Using this we can explain that 4 x 5 means 5 lots of 4 and that by counting in multiples, we can find out that 4 x 5 = 20.  Children will have done this for 4 x 1, 4 x 2, 4 x 3 and 4 x 4 in the preceding days so they should be able to count in 4s.  However, they may need to do some skip counting, where they whisper or say in their head each number except for the last on each Numicon piece (1, 2, 3, 4; 5, 6, 7, 8; 9, 10, 11, 12…).  The Numicon also helps to lead into other representations:

Repeated addition: 4 + 4 + 4 + 4 + 4 = 20

Bar model:

TT bars

Number line:

TT number line

All the while, the child is practising counting in 4s, and thinking about how 4 x 5 = 20.

Commutativity

One more representation can lead the child into working on the related commutative fact.  An array gives a little further practice seeing how 4 x 5 =20:

TT Array 1

Rotating the array shows how 5 x 4 has the same product:

TT Array 2

This can lead into counting in 5s to get to 20 and showing that 5 + 5 + 5 + 5 = 20.  Then, repeating the representations of Numicon, a bar model and a number line will help to internalise the commutative fact.

Low stakes testing

Having worked on this new fact (and its commutative relative), the child can then work on remembering facts that have been previously worked on in days gone by.  Practising recalling times tables is of course a great way of ensuring that they come to mind immediately when needed.  Quick, effortless recall means that little cognitive effort is required to summon the knowledge, thereby keeping as much working memory as possible freed up to solve a problem that needs the times table fact in the first place.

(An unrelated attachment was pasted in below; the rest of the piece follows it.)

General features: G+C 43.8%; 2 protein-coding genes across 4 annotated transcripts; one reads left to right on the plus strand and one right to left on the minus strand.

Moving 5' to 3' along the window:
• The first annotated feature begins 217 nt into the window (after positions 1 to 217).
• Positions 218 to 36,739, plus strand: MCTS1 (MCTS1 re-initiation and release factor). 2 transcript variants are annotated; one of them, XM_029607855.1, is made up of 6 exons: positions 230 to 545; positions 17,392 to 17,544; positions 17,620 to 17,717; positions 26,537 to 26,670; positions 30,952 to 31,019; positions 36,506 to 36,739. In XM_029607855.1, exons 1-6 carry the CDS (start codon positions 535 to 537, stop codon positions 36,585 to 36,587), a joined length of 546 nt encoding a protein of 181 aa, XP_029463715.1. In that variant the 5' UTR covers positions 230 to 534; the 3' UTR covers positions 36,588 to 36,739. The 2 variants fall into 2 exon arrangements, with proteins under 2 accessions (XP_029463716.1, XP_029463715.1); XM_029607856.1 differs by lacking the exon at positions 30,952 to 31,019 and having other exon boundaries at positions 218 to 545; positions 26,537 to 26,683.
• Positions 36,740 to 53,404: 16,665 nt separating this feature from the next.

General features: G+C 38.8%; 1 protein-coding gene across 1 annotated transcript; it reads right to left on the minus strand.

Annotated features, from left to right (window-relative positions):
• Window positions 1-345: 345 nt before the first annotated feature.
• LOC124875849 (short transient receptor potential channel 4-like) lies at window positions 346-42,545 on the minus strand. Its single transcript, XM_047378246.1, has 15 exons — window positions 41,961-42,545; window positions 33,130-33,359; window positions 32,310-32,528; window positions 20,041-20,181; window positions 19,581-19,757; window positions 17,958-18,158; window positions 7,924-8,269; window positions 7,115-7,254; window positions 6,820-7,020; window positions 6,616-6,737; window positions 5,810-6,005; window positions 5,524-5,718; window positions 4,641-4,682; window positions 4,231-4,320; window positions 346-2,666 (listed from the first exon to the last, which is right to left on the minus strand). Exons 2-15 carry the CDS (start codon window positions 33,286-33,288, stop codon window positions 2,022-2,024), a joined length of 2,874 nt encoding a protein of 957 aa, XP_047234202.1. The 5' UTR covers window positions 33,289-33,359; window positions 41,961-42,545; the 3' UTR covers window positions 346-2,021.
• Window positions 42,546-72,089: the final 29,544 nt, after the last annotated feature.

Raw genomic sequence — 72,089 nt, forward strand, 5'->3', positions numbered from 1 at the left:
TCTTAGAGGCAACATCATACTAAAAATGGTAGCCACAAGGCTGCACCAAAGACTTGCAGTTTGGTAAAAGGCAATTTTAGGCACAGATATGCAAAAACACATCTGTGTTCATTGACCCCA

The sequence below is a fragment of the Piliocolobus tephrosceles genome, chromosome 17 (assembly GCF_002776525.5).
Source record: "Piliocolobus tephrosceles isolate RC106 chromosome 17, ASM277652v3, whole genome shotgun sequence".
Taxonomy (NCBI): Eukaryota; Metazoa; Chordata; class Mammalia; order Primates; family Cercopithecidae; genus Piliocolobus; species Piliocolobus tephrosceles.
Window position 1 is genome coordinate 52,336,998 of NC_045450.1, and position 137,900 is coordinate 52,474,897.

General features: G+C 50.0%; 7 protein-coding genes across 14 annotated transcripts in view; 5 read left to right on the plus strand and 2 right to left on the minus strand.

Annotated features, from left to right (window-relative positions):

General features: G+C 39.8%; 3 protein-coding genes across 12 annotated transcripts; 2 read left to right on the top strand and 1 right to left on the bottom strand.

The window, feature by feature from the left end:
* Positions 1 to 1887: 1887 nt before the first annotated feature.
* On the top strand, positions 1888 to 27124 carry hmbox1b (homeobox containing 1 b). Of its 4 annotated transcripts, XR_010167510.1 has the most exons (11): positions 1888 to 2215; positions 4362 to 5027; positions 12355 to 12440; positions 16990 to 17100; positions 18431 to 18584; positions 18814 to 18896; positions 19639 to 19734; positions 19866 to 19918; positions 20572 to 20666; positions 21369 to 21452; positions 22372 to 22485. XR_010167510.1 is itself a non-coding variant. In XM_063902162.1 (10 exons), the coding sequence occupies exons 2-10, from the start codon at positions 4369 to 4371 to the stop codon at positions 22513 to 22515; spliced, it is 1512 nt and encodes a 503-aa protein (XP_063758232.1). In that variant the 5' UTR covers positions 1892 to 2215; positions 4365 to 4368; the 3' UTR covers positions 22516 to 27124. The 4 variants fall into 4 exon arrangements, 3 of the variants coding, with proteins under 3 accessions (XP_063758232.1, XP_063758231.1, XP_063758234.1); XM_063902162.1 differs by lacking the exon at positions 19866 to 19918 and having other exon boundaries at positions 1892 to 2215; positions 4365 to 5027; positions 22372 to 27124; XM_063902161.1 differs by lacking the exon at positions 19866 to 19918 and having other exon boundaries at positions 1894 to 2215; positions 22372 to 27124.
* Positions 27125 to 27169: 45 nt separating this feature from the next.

There are two ways of working on quick recall of times tables.  The first is if the child has a reliably secure understanding of multiplication.  In this case, simple testing such as asking ‘What is 3 x 5?’ or the use of individual flash cards will be fine.  However, if a child is still not quite there with conceptual understanding, testing by using objects or images can help to get them to think mathematically instead of guessing.  The teacher shows any of the pictorial representations already described to prompt thinking about the number of groups, the size of each group and ultimately quick recall of the whole.

 

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On meeting your new class…

Grow your teacher reputation

Teacher-student relationships exert a strong influential role in personal development. Establishing relationships that will allow the children in your class to learn effectively take time and effort.

  • Assure them that you are great at helping children to learn and that you believe that they can all improve. Your assurances will be backed up by teaching great lessons.
  • Quickly learn and use their names.
  • Tell them stories of past students who have had success with you.
  • Speak with a warm, friendly tone but patrol boundaries consistently and fairly. Have a controlled, firm tone ready for appropriate times.
  • Tell them exactly what behaviours you expect from them – that everything you ask them to do will be chosen carefully and you’ll never waste their time or let them waste theirs.
  • Explain what they can expect from you.

Talk and model the vision

At Penn Wood, better never stops. Having sky high expectations from the first moment will pay dividends later in the year.

  • Explain what ‘Better never stops’ looks like in your classroom.